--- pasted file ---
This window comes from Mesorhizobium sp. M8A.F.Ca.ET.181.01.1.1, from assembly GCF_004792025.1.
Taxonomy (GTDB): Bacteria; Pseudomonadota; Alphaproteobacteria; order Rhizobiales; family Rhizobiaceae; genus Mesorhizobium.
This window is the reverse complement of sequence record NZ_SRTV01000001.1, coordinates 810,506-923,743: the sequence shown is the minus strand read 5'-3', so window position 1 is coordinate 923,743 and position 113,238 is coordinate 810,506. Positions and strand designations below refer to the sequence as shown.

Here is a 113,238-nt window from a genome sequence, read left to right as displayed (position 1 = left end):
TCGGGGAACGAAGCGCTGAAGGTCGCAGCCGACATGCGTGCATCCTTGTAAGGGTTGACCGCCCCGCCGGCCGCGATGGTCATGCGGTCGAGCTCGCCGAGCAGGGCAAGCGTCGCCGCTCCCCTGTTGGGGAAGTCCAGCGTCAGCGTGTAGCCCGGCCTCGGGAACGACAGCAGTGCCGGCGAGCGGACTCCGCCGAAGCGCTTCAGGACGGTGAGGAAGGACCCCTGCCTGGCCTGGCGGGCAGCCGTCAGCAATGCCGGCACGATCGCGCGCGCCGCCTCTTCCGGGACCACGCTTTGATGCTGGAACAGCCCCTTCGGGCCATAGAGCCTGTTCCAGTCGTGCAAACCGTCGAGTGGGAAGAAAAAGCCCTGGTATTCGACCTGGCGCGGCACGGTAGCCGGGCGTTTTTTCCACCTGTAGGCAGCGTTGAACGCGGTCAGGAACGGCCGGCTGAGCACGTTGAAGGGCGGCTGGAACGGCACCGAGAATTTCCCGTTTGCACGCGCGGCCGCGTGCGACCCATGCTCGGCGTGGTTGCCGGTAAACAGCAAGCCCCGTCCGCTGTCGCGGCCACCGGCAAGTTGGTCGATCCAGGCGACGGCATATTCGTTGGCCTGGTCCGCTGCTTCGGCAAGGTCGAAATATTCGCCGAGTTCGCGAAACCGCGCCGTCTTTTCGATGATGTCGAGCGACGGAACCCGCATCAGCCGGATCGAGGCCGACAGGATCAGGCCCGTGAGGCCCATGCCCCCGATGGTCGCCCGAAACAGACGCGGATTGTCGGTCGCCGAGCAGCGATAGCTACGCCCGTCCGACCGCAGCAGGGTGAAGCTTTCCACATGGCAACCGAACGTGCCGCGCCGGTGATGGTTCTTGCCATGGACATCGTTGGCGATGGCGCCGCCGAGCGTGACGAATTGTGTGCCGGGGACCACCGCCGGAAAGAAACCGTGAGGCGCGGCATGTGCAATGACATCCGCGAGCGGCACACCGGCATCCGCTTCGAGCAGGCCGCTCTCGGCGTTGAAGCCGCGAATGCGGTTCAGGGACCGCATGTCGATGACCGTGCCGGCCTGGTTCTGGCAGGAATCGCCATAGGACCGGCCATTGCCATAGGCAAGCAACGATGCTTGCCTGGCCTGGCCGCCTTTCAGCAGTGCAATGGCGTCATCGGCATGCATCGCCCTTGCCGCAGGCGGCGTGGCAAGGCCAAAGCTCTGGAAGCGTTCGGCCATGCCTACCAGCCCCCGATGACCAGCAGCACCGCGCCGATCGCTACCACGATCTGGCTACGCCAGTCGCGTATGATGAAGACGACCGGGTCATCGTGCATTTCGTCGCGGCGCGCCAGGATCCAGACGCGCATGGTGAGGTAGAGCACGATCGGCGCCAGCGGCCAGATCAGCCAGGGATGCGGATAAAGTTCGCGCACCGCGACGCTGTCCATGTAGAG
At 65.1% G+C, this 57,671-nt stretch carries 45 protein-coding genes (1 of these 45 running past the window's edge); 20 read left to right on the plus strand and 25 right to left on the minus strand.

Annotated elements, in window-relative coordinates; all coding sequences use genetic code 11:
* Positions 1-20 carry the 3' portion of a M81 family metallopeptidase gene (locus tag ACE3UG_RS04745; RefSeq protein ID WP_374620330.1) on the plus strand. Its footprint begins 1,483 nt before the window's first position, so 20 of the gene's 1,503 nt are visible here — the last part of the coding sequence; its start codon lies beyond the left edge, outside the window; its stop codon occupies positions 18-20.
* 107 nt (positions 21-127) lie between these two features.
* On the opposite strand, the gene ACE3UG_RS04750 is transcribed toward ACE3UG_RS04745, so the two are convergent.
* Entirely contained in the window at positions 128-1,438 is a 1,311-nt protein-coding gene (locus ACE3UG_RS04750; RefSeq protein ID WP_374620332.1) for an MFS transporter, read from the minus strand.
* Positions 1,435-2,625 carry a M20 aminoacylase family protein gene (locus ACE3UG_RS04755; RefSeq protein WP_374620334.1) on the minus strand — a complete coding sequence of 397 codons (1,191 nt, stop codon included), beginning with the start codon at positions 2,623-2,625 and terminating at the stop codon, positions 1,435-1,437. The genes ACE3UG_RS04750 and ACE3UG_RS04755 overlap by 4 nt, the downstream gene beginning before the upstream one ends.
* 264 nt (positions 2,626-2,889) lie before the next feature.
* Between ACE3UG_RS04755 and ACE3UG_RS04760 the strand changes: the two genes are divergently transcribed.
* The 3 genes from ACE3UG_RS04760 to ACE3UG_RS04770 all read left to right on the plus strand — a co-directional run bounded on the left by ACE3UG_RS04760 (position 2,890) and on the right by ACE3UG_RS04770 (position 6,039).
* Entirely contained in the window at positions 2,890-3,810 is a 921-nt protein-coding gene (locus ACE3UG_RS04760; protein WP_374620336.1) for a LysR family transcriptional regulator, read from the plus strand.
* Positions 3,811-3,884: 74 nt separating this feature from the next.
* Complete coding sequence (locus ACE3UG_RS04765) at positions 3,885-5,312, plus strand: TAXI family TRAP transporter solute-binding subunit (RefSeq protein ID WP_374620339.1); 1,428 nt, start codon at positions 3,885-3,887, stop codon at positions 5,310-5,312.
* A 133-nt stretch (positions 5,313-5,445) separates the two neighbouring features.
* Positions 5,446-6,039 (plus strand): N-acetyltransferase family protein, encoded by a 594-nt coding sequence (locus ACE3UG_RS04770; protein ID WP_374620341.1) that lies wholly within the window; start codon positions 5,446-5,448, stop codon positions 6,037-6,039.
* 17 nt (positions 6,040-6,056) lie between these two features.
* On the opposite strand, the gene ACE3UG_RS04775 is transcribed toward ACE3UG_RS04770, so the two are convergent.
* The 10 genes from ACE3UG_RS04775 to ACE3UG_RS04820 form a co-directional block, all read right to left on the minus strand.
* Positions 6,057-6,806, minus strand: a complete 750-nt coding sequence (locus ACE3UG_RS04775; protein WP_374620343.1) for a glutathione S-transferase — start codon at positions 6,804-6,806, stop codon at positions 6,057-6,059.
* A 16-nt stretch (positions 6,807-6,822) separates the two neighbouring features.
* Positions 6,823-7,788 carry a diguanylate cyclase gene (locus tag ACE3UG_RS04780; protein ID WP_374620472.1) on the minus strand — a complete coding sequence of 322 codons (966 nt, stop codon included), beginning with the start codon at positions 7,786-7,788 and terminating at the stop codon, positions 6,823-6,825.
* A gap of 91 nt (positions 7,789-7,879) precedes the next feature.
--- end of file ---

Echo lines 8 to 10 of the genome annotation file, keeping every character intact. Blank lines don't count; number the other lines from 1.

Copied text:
* Positions 1-20 carry the 3' portion of a M81 family metallopeptidase gene (locus tag ACE3UG_RS04745; RefSeq protein ID WP_374620330.1) on the plus strand. Its footprint begins 1,483 nt before the window's first position, so 20 of the gene's 1,503 nt are visible here — the last part of the coding sequence; its start codon lies beyond the left edge, outside the window; its stop codon occupies positions 18-20.
* 107 nt (positions 21-127) lie between these two features.
* On the opposite strand, the gene ACE3UG_RS04750 is transcribed toward ACE3UG_RS04745, so the two are convergent.